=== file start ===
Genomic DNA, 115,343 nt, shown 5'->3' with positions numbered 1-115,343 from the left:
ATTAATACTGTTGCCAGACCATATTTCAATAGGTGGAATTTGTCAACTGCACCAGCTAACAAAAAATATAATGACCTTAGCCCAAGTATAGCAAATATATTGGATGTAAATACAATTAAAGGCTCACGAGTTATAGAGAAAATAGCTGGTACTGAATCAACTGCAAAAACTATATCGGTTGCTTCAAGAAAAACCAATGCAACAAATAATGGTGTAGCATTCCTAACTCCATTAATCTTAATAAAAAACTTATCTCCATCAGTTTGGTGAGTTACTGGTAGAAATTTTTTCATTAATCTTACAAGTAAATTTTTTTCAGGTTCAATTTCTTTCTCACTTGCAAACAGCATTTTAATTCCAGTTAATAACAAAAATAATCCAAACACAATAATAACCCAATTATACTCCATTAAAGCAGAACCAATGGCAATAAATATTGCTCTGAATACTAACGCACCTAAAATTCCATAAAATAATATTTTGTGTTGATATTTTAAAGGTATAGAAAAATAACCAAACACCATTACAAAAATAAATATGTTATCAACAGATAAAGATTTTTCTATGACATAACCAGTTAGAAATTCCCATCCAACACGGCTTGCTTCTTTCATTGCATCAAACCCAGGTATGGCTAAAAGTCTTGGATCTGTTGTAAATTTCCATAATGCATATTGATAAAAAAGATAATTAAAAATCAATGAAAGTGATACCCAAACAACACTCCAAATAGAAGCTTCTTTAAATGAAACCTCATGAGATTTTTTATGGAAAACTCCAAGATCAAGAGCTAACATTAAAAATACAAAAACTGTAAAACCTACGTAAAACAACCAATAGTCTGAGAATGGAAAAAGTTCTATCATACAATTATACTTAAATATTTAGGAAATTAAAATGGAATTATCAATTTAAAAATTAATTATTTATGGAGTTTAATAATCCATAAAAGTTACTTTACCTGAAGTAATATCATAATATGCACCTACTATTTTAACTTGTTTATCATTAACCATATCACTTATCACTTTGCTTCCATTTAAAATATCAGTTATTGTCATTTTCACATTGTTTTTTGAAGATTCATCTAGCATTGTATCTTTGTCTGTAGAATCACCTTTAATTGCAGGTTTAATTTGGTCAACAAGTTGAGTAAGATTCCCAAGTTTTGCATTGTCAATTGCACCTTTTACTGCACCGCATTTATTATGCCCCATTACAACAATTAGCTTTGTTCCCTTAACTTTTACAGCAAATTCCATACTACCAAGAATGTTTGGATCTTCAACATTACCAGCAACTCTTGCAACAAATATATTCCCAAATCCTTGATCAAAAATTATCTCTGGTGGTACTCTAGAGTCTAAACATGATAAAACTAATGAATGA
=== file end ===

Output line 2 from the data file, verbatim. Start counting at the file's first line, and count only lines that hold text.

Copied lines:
ATTAATACTGTTGCCAGACCATATTTCAATAGGTGGAATTTGTCAACTGCACCAGCTAACAAAAAATATAATGACCTTAGCCCAAGTATAGCAAATATATTGGATGTAAATACAATTAAAGGCTCACGAGTTATAGAGAAAATAGCTGGTACTGAATCAACTGCAAAAACTATATCGGTTGCTTCAAGAAAAACCAATGCAACAAATAATGGTGTAGCATTCCTAACTCCATTAATCTTAATAAAAAACTTATCTCCATCAGTTTGGTGAGTTACTGGTAGAAATTTTTTCATTAATCTTACAAGTAAATTTTTTTCAGGTTCAATTTCTTTCTCACTTGCAAACAGCATTTTAATTCCAGTTAATAACAAAAATAATCCAAACACAATAATAACCCAATTATACTCCATTAAAGCAGAACCAATGGCAATAAATATTGCTCTGAATACTAACGCACCTAAAATTCCATAAAATAATATTTTGTGTTGATATTTTAAAGGTATAGAAAAATAACCAAACACCATTACAAAAATAAATATGTTATCAACAGATAAAGATTTTTCTATGACATAACCAGTTAGAAATTCCCATCCAACACGGCTTGCTTCTTTCATTGCATCAAACCCAGGTATGGCTAAAAGTCTTGGATCTGTTGTAAATTTCCATAATGCATATTGATAAAAAAGATAATTAAAAATCAATGAAAGTGATACCCAAACAACACTCCAAATAGAAGCTTCTTTAAATGAAACCTCATGAGATTTTTTATGGAAAACTCCAAGATCAAGAGCTAACATTAAAAATACAAAAACTGTAAAACCTACGTAAAACAACCAATAGTCTGAGAATGGAAAAAGTTCTATCATACAATTATACTTAAATATTTAGGAAATTAAAATGGAATTATCAATTTAAAAATTAATTATTTATGGAGTTTAATAATCCATAAAAGTTACTTTACCTGAAGTAATATCATAATATGCACCTACTATTTTAACTTGTTTATCATTAACCATATCACTTATCACTTTGCTTCCATTTAAAATATCAGTTATTGTCATTTTCACATTGTTTTTTGAAGATTCATCTAGCATTGTATCTTTGTCTGTAGAATCACCTTTAATTGCAGGTTTAATTTGGTCAACAAGTTGAGTAAGATTCCCAAGTTTTGCATTGTCAATTGCACCTTTTACTGCACCGCATTTATTATGCCCCATTACAACAATTAGCTTTGTTCCCTTAACTTTTACAGCAAATTCCATACTACCAAGAATGTTTGGATCTTCAACATTACCAGCAACTCTTGCAACAAATATATTCCCAAATCCTTGATCAAAAATTATCTCTGGTGGTACTCTAGAGTCTAAACATGATAAAACTAATGAATGA